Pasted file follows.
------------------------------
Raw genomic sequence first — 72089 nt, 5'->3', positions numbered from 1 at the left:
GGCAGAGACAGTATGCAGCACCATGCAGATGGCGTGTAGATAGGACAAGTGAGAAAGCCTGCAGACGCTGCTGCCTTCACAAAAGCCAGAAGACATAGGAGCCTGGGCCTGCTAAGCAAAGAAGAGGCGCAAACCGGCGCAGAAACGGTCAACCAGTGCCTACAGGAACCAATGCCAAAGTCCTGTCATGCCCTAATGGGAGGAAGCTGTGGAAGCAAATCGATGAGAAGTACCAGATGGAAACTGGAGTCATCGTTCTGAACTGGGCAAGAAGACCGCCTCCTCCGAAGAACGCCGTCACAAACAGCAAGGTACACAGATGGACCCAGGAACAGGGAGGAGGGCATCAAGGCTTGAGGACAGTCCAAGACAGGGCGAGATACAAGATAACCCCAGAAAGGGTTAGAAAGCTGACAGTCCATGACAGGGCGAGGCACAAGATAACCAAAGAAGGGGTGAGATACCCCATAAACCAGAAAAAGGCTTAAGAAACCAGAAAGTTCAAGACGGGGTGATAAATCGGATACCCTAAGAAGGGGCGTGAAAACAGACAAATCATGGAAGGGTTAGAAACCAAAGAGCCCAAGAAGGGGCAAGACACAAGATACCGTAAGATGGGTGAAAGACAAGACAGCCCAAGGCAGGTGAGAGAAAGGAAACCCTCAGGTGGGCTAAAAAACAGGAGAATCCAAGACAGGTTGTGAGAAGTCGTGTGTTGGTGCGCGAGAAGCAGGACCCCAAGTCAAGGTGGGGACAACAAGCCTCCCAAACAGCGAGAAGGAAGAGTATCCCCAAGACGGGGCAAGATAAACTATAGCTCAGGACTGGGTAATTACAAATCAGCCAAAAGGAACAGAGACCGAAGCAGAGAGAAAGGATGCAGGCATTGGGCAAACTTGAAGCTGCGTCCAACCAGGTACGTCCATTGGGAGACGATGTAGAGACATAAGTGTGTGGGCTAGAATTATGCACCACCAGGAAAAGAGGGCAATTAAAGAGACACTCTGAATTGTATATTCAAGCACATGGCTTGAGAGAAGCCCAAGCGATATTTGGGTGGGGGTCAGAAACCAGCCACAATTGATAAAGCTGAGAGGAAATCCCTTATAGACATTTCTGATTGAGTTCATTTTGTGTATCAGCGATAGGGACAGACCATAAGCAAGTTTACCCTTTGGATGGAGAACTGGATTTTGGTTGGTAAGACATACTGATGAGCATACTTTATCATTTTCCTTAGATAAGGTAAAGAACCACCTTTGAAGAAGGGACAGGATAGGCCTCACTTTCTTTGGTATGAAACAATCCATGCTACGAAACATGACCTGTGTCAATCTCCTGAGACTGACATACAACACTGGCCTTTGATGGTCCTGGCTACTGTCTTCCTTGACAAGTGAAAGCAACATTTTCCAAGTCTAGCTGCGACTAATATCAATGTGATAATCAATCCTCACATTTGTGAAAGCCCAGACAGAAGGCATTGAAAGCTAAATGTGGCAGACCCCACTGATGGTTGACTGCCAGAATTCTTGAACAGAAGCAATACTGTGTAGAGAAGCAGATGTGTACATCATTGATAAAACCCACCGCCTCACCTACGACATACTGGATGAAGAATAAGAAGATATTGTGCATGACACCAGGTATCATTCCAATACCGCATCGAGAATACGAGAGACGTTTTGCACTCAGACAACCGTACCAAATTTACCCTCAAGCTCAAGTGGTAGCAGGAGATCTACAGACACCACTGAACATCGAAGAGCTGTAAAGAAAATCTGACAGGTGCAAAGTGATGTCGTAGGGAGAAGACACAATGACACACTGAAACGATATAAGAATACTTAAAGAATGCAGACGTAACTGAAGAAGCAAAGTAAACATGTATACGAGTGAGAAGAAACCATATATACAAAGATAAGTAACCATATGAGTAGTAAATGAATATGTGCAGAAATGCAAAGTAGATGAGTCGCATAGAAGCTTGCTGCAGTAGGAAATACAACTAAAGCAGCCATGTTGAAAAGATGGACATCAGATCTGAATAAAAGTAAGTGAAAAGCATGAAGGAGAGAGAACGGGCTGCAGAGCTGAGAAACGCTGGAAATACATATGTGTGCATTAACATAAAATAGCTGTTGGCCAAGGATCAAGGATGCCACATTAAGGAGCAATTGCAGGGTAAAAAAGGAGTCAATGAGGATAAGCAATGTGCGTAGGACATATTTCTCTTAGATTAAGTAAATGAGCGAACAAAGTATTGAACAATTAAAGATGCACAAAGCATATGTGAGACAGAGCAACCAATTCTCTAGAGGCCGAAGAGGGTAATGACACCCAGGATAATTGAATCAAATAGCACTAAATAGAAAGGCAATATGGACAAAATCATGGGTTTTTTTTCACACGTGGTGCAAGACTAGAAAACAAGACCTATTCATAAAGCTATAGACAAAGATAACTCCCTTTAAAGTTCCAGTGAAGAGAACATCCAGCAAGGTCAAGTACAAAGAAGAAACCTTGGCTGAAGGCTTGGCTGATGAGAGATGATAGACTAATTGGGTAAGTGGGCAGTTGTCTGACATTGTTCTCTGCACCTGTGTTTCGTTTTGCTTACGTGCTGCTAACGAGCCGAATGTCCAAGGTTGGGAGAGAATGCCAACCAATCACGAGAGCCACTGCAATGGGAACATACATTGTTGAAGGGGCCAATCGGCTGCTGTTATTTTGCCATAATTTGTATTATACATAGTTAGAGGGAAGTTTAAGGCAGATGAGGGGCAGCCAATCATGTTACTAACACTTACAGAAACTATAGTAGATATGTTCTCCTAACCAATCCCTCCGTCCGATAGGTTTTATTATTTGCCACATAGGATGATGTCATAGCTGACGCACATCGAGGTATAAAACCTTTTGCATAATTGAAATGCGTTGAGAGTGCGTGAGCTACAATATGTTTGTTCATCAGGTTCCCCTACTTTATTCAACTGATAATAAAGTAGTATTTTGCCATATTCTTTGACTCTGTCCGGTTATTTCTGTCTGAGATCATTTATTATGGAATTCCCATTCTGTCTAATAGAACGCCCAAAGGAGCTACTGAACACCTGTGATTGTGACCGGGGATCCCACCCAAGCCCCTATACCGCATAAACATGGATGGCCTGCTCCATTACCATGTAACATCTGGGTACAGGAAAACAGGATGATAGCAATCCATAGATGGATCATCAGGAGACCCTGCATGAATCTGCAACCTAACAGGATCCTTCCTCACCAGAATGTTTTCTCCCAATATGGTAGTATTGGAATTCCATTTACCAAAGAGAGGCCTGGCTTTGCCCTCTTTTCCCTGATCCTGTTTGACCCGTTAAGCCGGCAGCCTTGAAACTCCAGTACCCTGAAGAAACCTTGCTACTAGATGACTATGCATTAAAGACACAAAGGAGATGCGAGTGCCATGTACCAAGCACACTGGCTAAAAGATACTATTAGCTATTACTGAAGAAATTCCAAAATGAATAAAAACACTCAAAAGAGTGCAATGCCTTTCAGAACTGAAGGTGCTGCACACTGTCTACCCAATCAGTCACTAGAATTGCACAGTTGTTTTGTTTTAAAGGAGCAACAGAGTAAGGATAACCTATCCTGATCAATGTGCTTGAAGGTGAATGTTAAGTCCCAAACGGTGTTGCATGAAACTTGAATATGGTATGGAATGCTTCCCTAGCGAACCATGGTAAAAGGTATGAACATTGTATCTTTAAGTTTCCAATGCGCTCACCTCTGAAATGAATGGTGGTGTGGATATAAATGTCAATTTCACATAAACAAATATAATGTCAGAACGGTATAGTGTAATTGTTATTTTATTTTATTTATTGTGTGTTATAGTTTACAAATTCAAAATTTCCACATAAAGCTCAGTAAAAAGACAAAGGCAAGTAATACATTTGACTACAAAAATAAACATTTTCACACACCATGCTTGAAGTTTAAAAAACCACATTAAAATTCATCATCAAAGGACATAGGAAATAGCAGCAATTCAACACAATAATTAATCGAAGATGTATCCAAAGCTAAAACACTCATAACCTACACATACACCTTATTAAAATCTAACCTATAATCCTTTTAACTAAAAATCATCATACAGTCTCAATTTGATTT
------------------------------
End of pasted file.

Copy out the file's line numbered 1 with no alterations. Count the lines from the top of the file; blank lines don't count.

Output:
Raw genomic sequence first — 72089 nt, 5'->3', positions numbered from 1 at the left: